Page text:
The company will pay $3 per share to acquire Mercator. That represents a 22-percent premium over the stock's closing price on Friday of $2.45. The combined companies will have 3,000 customers and revenue of about $250 million.
Executives of both companies said the acquisition will create a suite of software tools for managing corporate data, in both transaction-processing systems and applications that analyze business operations.
Westborough, Mass.-based Ascential sells software that pulls information from various data sources, reformats it and transports it between different applications. Ascential's tools are used mainly for building databases that business analysts use to spot trends in historical sales data and other information.
Mercator, which is based in Wilton, Conn., also sells data-integration software, but its tools focus on systems for conducting transactions. The software routes data between businesses making transactions, such as commodities trades between financial services companies. Mercator has built data-integration software for specific industries, including financial services, health care and retail.
"Mercator's software for handling complex, high-volume transactions are a natural complement to our (analytical) technologies at Ascential," said Peter Gyenes, CEO of Ascential.
The deal comes after a string of acquisitions over the past two weeks involving companies that focus on data management or so-called business intelligence tools for analyzing corporate data.
for $820 million. A few days later, for $142 million. Last week, company Nimble Technologies.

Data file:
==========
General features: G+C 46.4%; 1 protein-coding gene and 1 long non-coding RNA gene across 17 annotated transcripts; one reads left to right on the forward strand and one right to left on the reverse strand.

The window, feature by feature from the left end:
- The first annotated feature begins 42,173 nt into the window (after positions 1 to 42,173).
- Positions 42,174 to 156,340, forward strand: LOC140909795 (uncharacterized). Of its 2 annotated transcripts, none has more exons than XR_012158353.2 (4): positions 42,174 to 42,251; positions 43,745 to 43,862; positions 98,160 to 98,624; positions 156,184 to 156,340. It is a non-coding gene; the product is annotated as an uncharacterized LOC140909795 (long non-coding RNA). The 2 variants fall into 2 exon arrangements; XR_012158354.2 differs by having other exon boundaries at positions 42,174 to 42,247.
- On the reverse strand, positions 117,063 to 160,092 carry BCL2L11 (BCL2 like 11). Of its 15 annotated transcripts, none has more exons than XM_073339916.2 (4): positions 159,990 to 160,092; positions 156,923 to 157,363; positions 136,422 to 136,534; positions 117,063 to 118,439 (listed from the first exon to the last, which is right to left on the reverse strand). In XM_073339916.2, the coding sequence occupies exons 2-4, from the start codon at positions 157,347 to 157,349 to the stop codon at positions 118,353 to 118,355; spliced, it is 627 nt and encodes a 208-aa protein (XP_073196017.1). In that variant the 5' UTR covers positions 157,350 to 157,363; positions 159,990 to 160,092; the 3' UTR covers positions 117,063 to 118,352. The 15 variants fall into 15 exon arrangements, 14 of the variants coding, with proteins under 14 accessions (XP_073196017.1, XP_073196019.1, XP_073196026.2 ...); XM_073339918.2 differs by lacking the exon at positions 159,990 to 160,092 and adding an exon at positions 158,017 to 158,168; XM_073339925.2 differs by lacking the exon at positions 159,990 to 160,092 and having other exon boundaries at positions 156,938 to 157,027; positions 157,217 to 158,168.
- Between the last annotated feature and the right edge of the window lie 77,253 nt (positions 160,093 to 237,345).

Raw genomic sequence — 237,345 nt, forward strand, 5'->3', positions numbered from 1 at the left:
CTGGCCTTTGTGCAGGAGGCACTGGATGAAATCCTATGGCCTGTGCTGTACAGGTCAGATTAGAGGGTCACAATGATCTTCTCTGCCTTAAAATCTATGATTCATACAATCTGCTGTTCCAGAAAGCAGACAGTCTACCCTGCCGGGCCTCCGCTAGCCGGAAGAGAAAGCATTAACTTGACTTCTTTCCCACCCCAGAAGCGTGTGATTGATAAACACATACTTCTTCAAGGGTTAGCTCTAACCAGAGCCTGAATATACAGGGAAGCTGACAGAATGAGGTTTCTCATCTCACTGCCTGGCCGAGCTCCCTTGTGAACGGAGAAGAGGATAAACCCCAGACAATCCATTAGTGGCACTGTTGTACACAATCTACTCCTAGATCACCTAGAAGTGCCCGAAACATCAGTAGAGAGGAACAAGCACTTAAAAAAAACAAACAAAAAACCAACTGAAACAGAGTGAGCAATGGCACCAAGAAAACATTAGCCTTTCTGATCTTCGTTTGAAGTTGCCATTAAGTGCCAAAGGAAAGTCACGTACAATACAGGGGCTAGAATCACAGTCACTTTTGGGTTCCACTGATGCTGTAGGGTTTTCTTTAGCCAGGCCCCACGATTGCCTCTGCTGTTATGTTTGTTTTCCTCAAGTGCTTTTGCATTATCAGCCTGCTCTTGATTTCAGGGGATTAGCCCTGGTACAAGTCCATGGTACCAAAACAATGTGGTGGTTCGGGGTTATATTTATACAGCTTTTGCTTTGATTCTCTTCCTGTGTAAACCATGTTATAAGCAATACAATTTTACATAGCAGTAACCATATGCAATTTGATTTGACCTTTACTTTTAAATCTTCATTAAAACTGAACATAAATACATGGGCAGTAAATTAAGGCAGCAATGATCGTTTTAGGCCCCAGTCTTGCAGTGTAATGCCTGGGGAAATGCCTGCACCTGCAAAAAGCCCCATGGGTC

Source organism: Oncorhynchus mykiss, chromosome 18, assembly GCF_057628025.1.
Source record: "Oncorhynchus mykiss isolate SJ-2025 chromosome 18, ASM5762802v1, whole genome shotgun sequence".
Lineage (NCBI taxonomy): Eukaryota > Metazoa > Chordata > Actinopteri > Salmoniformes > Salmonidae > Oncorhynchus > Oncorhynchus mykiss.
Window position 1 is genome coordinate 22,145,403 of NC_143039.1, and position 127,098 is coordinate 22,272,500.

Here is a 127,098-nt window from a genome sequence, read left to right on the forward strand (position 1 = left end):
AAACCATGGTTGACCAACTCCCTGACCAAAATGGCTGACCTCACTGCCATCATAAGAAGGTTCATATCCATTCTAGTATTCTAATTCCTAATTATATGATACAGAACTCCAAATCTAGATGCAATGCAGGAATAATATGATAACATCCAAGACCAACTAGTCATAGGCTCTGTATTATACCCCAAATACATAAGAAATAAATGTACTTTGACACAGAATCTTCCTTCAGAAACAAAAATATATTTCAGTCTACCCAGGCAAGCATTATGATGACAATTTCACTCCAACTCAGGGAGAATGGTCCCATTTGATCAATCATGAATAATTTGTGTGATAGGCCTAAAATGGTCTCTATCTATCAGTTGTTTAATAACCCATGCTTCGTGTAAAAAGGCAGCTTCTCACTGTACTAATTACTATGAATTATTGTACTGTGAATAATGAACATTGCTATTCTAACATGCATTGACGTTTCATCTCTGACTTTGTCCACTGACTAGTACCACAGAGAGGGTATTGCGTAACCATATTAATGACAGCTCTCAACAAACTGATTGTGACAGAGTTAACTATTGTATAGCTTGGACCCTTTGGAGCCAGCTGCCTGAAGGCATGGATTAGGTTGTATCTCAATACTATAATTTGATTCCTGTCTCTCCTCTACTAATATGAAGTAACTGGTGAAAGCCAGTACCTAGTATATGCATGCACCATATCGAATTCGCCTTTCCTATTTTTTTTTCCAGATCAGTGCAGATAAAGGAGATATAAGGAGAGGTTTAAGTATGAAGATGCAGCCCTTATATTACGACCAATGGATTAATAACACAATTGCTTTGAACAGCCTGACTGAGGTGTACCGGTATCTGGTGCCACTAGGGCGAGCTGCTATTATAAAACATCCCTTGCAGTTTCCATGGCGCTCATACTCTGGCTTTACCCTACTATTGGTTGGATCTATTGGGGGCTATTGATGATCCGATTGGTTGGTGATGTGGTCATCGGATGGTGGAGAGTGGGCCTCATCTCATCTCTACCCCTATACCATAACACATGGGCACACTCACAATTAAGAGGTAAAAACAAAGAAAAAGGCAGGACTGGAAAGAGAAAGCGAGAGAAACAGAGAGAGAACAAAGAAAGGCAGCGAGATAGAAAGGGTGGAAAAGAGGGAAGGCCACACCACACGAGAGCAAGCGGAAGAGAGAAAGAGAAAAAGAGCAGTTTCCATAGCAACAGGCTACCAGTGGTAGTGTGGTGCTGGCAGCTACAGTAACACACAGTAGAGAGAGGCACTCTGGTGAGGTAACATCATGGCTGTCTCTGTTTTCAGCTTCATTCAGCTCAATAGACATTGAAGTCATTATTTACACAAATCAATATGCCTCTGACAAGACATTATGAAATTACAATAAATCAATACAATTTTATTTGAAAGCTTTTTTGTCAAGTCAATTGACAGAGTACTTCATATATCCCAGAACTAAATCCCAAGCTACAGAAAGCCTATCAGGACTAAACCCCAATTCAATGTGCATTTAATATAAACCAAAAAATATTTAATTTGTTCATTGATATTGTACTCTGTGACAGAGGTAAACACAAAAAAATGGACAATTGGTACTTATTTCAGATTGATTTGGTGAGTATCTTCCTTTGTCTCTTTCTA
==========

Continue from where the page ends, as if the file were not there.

Although Ascential's planned purchase of Mercator is not expected to increase competition with business intelligence companies, the combination will invite more competition from application integration software makers. Mercator's application integration tools compete with Tibco, WebMethods and IBM, according to Mercator executives.
A key goal of the buy was to create a larger company with a broader product portfolio that can address the data-integration needs of businesses and have the resources to compete with larger companies, Gyenes said.
This will probably not be Ascential's only purchase, said Ron Schmelzer, an industry analyst at ZapThink.
The company "wants to build a suite of architectural components, supporting tools, and a framework by which companies can mix and match integration technologies as they need," said Schmelzer. "I think this will be just the first of what will no doubt be a few notable acquisitions by this company."
Ascential's purchase of Mercator is also a lifeline for the company, which has been unable to find its footing financially, executives said.
"This proposed acquisition will remove the cloud of uncertain corporate viability that has hung over Mercator the last three years," said Roy King, CEO of Mercator. In the second quarter of this year, Mercator lost $9.2 million (on a GAAP basis) on revenue of $22 million, compared with $27 million in revenue for the second quarter in 2002.